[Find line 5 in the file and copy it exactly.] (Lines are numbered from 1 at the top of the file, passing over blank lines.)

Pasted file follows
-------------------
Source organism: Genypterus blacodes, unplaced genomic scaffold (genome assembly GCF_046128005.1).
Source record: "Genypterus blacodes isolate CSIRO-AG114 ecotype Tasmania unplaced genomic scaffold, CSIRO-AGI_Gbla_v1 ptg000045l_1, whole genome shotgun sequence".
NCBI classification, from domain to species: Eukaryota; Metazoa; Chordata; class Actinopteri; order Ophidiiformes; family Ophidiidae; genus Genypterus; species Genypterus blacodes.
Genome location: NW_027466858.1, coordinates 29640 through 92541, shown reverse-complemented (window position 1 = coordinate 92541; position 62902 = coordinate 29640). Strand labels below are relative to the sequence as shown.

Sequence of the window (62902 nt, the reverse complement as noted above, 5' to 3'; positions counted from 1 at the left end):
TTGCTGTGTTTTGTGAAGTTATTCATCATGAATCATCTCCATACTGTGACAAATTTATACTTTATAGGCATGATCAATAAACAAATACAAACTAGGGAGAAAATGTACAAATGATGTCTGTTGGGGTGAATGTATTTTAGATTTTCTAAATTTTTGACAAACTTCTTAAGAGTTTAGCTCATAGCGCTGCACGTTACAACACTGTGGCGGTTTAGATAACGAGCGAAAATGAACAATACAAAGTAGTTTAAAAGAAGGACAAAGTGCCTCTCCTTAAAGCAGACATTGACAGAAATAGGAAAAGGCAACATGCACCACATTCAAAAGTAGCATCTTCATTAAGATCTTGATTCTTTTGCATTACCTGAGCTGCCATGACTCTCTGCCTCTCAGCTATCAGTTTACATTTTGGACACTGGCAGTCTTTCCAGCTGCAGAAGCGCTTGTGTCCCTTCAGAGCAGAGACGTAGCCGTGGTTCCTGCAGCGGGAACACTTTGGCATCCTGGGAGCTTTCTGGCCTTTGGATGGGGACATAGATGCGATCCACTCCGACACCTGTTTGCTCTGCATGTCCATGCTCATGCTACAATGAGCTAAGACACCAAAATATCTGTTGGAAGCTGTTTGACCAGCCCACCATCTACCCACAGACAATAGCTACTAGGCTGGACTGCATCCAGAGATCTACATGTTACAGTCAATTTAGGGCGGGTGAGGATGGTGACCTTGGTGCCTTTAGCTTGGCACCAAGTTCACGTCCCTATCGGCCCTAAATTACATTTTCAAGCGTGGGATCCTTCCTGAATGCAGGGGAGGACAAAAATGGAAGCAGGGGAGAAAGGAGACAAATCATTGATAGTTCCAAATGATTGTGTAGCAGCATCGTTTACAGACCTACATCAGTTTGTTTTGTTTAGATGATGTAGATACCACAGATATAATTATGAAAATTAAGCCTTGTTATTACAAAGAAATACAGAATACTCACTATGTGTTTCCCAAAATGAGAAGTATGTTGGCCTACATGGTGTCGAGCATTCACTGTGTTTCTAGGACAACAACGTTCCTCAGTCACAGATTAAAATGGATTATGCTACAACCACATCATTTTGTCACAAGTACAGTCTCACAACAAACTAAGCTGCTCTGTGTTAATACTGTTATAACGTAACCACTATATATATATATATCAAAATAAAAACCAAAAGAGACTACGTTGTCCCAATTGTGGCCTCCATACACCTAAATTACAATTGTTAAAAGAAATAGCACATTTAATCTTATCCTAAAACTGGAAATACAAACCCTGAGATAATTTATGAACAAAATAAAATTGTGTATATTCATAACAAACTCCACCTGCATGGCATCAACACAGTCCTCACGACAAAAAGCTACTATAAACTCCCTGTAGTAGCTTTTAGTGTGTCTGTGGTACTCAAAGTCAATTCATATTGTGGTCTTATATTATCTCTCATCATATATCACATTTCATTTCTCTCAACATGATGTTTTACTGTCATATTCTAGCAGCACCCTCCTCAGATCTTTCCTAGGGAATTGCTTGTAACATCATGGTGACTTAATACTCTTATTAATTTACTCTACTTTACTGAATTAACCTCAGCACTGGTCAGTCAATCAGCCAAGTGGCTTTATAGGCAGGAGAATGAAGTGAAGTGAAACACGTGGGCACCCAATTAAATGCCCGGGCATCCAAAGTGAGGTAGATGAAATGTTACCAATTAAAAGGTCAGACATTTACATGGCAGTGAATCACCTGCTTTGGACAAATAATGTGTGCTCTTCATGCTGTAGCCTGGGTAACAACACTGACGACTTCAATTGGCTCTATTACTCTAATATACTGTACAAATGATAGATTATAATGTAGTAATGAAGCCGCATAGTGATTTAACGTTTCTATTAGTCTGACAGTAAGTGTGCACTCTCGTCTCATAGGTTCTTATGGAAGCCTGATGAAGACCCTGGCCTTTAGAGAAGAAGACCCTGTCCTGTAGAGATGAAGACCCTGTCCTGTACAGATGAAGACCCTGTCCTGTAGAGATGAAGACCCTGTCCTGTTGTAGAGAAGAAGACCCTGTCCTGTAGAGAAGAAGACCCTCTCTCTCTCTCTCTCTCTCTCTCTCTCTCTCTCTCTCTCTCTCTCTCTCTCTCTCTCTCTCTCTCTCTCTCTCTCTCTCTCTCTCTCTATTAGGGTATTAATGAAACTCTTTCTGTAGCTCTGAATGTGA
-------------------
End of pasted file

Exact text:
Sequence of the window (62902 nt, the reverse complement as noted above, 5' to 3'; positions counted from 1 at the left end):